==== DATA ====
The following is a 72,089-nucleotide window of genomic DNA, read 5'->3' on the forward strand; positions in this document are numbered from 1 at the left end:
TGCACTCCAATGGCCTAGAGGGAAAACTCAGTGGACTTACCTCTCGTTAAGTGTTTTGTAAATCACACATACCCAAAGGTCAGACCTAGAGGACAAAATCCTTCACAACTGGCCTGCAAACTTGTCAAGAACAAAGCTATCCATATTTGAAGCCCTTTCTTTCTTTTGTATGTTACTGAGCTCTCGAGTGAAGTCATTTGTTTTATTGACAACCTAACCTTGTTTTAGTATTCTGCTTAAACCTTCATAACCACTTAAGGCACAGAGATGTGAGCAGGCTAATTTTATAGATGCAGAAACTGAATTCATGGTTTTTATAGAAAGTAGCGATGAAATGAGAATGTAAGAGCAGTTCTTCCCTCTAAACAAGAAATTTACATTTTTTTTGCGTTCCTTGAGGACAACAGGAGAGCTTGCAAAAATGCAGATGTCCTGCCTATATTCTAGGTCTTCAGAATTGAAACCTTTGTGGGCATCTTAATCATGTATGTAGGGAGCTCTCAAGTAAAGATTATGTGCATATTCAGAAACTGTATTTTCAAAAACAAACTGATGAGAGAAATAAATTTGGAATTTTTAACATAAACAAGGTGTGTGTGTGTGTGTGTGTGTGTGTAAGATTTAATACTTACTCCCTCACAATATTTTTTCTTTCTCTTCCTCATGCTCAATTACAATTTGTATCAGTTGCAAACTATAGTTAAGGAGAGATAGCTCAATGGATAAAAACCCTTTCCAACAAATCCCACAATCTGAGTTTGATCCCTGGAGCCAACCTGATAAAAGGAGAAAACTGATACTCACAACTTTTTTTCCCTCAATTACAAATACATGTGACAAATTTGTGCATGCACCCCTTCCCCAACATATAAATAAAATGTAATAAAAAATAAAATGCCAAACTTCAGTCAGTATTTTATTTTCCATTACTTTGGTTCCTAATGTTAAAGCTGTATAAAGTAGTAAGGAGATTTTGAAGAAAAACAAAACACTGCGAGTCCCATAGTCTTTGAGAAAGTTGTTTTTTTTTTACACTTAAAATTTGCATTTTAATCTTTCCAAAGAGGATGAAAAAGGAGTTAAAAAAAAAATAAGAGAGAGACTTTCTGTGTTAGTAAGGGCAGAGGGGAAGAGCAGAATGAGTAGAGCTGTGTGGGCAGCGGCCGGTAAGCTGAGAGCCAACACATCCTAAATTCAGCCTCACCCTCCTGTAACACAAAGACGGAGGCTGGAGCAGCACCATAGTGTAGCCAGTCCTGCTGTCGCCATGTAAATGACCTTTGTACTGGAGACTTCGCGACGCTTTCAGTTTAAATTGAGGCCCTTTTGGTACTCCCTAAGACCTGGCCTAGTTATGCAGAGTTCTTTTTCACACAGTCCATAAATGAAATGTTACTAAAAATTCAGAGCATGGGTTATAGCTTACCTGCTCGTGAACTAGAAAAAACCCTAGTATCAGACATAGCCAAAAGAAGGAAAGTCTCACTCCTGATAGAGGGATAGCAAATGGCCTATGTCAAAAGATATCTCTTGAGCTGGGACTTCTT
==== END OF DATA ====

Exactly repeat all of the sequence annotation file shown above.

The following is a 72,089-nucleotide window of genomic DNA, read 5'->3' on the forward strand; positions in this document are numbered from 1 at the left end:
TGCACTCCAATGGCCTAGAGGGAAAACTCAGTGGACTTACCTCTCGTTAAGTGTTTTGTAAATCACACATACCCAAAGGTCAGACCTAGAGGACAAAATCCTTCACAACTGGCCTGCAAACTTGTCAAGAACAAAGCTATCCATATTTGAAGCCCTTTCTTTCTTTTGTATGTTACTGAGCTCTCGAGTGAAGTCATTTGTTTTATTGACAACCTAACCTTGTTTTAGTATTCTGCTTAAACCTTCATAACCACTTAAGGCACAGAGATGTGAGCAGGCTAATTTTATAGATGCAGAAACTGAATTCATGGTTTTTATAGAAAGTAGCGATGAAATGAGAATGTAAGAGCAGTTCTTCCCTCTAAACAAGAAATTTACATTTTTTTTGCGTTCCTTGAGGACAACAGGAGAGCTTGCAAAAATGCAGATGTCCTGCCTATATTCTAGGTCTTCAGAATTGAAACCTTTGTGGGCATCTTAATCATGTATGTAGGGAGCTCTCAAGTAAAGATTATGTGCATATTCAGAAACTGTATTTTCAAAAACAAACTGATGAGAGAAATAAATTTGGAATTTTTAACATAAACAAGGTGTGTGTGTGTGTGTGTGTGTGTGTAAGATTTAATACTTACTCCCTCACAATATTTTTTCTTTCTCTTCCTCATGCTCAATTACAATTTGTATCAGTTGCAAACTATAGTTAAGGAGAGATAGCTCAATGGATAAAAACCCTTTCCAACAAATCCCACAATCTGAGTTTGATCCCTGGAGCCAACCTGATAAAAGGAGAAAACTGATACTCACAACTTTTTTTCCCTCAATTACAAATACATGTGACAAATTTGTGCATGCACCCCTTCCCCAACATATAAATAAAATGTAATAAAAAATAAAATGCCAAACTTCAGTCAGTATTTTATTTTCCATTACTTTGGTTCCTAATGTTAAAGCTGTATAAAGTAGTAAGGAGATTTTGAAGAAAAACAAAACACTGCGAGTCCCATAGTCTTTGAGAAAGTTGTTTTTTTTTTACACTTAAAATTTGCATTTTAATCTTTCCAAAGAGGATGAAAAAGGAGTTAAAAAAAAAATAAGAGAGAGACTTTCTGTGTTAGTAAGGGCAGAGGGGAAGAGCAGAATGAGTAGAGCTGTGTGGGCAGCGGCCGGTAAGCTGAGAGCCAACACATCCTAAATTCAGCCTCACCCTCCTGTAACACAAAGACGGAGGCTGGAGCAGCACCATAGTGTAGCCAGTCCTGCTGTCGCCATGTAAATGACCTTTGTACTGGAGACTTCGCGACGCTTTCAGTTTAAATTGAGGCCCTTTTGGTACTCCCTAAGACCTGGCCTAGTTATGCAGAGTTCTTTTTCACACAGTCCATAAATGAAATGTTACTAAAAATTCAGAGCATGGGTTATAGCTTACCTGCTCGTGAACTAGAAAAAACCCTAGTATCAGACATAGCCAAAAGAAGGAAAGTCTCACTCCTGATAGAGGGATAGCAAATGGCCTATGTCAAAAGATATCTCTTGAGCTGGGACTTCTT